The Australide orogen, the southern hemisphere Neoproterozoic to Mesozoic terrane accretionary orogen that forms the palaeo-Pacific margin of Gondwana, is one of the largest and longest-lived orogens on Earth. This book brings together a series of reviews and multidisciplinary research papers that comprehensively cover the Australides from the Tasman orogen of eastern Australia to the Neoproterozoic and Palaeozoic orogens of South America, taking in New Zealand and Antarctica along the way. It deals with the evolution of the southern Gondwana margin, as it grew during a series of terrane accretion episodes from the late Proterozoic through to final fragmentation in mid-Cretaceous times. Global perspectives are given by comparison with the Palaeozoic northern Gondwana margin and documentation of world-wide terrane accretion episodes in the Late Triassic-Early Jurassic and mid-Cretaceous. The Tasmanides of eastern Australia, and the terrane histories of New Zealand and southern South America are given comprehensive up-to-date reviews.Structural data for dykes and a shear zone that cut granitoids of the Ford Ranges. ... (a) Southern Ford Ranges stereoplot and rose diagram; (b) northern Ford Ranges stereoplot and rose diagram, exclusive of Fosdick migmatite gneiss domeanbsp;...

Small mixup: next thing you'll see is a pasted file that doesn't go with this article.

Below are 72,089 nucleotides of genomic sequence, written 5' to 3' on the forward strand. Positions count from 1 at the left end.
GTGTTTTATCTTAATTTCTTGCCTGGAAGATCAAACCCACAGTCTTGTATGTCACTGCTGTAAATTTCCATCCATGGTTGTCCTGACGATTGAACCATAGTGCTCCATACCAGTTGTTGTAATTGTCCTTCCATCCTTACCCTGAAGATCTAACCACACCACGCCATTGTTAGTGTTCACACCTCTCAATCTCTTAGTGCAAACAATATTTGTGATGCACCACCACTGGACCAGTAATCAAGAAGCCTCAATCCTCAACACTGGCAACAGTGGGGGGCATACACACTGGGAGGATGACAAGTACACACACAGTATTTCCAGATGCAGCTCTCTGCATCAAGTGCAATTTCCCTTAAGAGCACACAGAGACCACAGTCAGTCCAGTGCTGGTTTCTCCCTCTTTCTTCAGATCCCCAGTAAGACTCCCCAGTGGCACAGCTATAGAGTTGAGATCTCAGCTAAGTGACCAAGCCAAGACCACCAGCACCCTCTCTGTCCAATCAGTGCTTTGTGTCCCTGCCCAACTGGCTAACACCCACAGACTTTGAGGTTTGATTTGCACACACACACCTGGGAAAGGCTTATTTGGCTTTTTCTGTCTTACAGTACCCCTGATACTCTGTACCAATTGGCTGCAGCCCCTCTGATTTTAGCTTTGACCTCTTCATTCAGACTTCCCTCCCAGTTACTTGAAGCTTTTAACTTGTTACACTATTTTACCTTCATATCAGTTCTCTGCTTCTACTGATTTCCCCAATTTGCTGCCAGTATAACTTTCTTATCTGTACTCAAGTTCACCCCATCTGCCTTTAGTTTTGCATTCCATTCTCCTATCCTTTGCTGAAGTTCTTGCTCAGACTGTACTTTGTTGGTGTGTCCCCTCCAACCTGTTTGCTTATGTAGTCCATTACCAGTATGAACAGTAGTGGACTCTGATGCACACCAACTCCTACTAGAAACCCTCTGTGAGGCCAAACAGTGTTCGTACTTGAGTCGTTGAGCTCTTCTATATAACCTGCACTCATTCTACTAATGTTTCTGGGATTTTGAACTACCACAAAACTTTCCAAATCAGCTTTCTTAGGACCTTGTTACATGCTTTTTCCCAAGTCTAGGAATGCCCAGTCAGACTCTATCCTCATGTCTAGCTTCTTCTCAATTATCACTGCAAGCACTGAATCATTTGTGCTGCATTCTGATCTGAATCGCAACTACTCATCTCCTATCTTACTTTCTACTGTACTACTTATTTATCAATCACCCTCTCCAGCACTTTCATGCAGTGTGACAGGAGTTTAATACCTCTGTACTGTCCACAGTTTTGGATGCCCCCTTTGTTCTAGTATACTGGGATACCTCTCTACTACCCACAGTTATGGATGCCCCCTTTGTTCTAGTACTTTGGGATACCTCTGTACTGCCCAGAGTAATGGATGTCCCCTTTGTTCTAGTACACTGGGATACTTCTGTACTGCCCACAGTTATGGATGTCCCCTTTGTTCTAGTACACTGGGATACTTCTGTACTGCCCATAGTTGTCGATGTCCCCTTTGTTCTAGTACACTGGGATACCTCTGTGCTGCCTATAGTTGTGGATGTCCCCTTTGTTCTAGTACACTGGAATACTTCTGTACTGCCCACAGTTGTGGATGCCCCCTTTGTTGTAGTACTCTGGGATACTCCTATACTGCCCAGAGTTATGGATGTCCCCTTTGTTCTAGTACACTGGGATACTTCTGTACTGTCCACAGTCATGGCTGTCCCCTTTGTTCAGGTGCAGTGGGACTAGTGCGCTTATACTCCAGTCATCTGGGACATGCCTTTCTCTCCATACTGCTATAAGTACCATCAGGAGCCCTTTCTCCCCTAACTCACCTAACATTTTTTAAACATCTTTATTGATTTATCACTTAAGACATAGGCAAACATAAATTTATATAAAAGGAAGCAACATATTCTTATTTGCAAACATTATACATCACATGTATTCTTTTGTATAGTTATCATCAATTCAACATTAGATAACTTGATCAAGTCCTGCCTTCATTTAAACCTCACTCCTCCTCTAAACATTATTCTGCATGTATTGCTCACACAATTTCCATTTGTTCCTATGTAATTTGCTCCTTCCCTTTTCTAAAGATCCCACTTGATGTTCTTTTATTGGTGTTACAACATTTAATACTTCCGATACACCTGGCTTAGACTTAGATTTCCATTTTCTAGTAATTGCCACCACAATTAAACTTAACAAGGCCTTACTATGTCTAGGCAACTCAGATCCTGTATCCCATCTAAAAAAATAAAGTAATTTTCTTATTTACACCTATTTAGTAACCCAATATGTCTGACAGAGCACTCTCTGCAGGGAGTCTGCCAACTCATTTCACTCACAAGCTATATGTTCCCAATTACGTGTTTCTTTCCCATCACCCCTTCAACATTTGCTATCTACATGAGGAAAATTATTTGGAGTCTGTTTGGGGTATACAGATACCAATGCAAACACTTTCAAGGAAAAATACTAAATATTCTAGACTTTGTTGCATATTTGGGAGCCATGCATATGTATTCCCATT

|Title||:||Terrane Processes at the Margins of Gondwana|
|Author||:||Alan Vaughan, Philip T. Leat, Robert J. Pankhurst|
|Publisher||:||Geological Society of London - 2005-01-01|